The suspension was examined by microscopy (600× magnification) after 48 hours and found to contain a mixture of well defined rhombohedral crystals, poorly formed crystals and amorphous material.

EXAMPLE 6 Preparation of LysB28 ProB29 -Human Insulin Amorphous Precipitate

LysB28 ProB29 -Human Insulin Section:

To a tarred beaker containing a magnetic stir bar was added 0.994 g of zinc containing LysB28 ProB29 -hI crystals (endogenous zinc 0.43%, phenol concentration 2663 ppm). The crystals were suspended in approximately 30 mL of water, and a 0.515 mL aliquot of a 10 mg/mL acidic zinc oxide solution was added to the solution. The pH was adjusted to 3.6 using 0.220 mL of 10% hydrochloric acid. After the solution was completely clarified, water was added to bring the final weight of the solution to 40 g. The final solution was filtered through a 0.22 μm filter (Millipore Sterivexm™-GV Filter Unit).

Buffer Section:

To a tarred beaker containing a magnetic stir bar was added 0.565 g of sodium acetate, 4.947 g and sodium chloride. Approximately 25 g of water was used to dissolve the salts, and the pH was adjusted to about 12.6 with 10% sodium hydroxide. After the pH adjustment, water was added to achieve a final mass of 30 g and the solution was filtered through a 0.22 μm filter (Millipore Sterivex™-GV Filter Unit).

Amorphous Suspension:

Trial combinations of the LysB28 ProB29 -hI and buffer sections (0.75 mL of LysB28 ProB29 -hI section and 0.45 mL buffer section) were made to determine the correct pH of the buffer section required to achieve a pH between 7.2-7.4 for the final solution. Additional 10% HCl was added to the buffer section to adjust the pH to 12.2The final combination solution contained 31.25 mL of the LysB28 ProB29 -hI section and 18.75 mL of the buffer section at pH 7.3. Stirring was continued at ambient temperature for 24 hours.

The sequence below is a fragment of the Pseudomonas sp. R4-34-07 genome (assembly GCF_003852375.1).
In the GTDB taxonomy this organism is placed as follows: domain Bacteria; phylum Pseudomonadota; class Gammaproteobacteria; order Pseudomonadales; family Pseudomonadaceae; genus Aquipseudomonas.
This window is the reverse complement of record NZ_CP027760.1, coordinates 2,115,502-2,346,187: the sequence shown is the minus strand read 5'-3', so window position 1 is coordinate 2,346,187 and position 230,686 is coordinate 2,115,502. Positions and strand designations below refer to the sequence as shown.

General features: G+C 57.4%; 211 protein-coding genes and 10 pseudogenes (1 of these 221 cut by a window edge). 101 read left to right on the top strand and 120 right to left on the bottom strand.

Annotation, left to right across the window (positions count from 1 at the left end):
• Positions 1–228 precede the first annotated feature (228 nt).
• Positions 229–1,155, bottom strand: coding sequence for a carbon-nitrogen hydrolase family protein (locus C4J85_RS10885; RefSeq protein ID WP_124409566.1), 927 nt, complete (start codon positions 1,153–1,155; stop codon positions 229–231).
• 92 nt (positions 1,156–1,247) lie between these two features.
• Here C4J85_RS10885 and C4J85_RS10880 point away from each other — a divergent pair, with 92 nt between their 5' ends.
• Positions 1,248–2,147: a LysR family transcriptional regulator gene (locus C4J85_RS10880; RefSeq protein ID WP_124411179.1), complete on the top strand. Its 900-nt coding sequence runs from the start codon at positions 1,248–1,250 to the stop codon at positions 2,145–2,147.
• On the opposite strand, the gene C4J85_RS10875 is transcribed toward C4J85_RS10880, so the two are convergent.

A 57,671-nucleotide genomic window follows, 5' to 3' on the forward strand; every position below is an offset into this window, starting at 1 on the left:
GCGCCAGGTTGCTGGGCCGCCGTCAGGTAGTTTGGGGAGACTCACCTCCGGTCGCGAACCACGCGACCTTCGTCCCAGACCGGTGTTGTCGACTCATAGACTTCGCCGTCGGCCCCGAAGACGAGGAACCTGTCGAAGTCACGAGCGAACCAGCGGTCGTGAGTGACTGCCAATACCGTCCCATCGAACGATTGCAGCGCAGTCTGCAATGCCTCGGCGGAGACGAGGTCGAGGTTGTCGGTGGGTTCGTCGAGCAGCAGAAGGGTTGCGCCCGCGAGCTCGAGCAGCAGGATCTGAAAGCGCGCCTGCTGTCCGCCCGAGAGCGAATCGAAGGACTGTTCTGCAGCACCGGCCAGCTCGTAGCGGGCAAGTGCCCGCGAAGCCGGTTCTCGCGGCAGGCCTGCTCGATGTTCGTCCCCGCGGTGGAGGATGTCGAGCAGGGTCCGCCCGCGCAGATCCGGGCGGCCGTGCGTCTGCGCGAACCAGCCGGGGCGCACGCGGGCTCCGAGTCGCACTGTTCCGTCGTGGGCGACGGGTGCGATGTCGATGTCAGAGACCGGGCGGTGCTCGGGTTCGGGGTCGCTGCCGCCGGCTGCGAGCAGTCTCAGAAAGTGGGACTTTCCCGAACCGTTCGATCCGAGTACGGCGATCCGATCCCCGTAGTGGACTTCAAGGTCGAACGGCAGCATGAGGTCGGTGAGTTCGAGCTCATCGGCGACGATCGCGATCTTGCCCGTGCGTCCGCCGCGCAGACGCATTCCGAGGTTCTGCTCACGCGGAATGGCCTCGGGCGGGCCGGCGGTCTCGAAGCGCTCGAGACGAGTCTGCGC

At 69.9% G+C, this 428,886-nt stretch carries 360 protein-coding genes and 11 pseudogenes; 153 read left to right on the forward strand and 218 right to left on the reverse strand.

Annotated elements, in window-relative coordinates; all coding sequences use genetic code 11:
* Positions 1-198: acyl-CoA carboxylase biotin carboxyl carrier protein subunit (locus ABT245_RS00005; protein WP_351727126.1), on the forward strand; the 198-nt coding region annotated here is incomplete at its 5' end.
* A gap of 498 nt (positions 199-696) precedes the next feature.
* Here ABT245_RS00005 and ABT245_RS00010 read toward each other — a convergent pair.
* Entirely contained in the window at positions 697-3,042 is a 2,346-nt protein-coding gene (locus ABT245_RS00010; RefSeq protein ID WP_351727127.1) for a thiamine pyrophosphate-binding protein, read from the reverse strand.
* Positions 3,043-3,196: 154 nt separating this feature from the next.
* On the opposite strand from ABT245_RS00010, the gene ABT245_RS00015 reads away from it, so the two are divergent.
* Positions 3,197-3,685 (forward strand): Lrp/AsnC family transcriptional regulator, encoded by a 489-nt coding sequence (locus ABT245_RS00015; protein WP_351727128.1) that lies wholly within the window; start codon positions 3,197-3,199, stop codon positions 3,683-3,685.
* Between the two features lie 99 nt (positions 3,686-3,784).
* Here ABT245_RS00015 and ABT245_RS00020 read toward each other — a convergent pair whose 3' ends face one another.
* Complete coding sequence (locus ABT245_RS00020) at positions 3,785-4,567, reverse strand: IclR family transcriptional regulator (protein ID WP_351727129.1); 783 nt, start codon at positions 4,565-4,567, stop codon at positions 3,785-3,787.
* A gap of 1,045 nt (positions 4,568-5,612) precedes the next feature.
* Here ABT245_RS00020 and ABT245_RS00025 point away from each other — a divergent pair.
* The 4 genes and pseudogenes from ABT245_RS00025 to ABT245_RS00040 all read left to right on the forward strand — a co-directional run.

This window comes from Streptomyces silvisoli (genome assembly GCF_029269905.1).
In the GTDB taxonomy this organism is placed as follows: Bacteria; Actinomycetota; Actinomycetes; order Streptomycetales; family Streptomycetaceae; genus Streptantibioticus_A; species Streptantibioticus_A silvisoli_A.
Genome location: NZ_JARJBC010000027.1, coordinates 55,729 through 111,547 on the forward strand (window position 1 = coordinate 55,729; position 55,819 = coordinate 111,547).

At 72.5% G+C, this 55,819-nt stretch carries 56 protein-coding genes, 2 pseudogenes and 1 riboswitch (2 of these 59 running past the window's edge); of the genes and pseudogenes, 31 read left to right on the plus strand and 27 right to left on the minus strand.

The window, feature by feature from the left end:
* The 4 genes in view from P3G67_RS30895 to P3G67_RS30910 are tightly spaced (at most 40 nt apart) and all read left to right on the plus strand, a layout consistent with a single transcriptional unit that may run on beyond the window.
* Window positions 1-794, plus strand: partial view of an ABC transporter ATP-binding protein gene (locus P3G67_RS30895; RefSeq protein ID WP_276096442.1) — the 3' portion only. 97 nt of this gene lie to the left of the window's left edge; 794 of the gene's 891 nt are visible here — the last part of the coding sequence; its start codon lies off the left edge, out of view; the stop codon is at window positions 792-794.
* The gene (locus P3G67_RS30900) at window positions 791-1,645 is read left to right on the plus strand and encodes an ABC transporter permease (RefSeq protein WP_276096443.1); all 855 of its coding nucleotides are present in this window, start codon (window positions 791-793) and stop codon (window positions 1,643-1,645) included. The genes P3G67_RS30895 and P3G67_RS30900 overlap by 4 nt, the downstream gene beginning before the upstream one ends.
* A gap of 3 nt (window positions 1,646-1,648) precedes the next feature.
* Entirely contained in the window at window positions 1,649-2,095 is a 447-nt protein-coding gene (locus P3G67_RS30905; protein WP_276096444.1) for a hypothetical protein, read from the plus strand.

The suspension was examined by microscopy (600× magnification) after 48 hours and found to contain exclusively amorphous material.

EXAMPLE 7 Crystalline and Amorphous mixed Preparation

To prepare a Lente-like formulation 70% of a crystalline LysB28 ProB29 -hI suspension of Example 1 is mixed with 30% of amorphous LysB28 ProB29 -hI suspension of Example 6.

Claims (16)

We claim:
1. A parenteral pharmaceutical formulation having a protracted effect, consisting essentially of a sterile aqueous suspension of about 20 U/mL to about 500 U/mL LysB28 ProB29 -human insulin analog, about 5 mg/mL to about 10 mg/mL sodium chloride, about 0.2 to about 2.0 mg/mL physiologically acceptable buffer, a zinc ion content of about 0.04 mg/mL to about 20.0 mg/mL, and a physiologically acceptable preservative at a pH of about 6.5 to about 7.8; such that less than 5% of the analog present in the suspension is in the dissolved state, provided that if the formulation contains crystalline material the crystals are rhombohedral crystals and if m-cresol, resorcinol or phenol are present the concentration is less than 3,000 ppm.
2. A formulation of claim 1, wherein the buffer is sodium acetate.
3. A formulation of claim 2, wherein analog present in suspension is at least 95% crystalline material.
4. A formulation of claim 3, wherein the zinc ion content is about 0.04 mg/mL to about 0.24 mg/mL.
5. A formulation of claim 4, wherein the zinc ion content is about 0.08 mg/mL.
6. A formulation of claim 4, wherein the zinc ion content is about 0.14 mg/mL.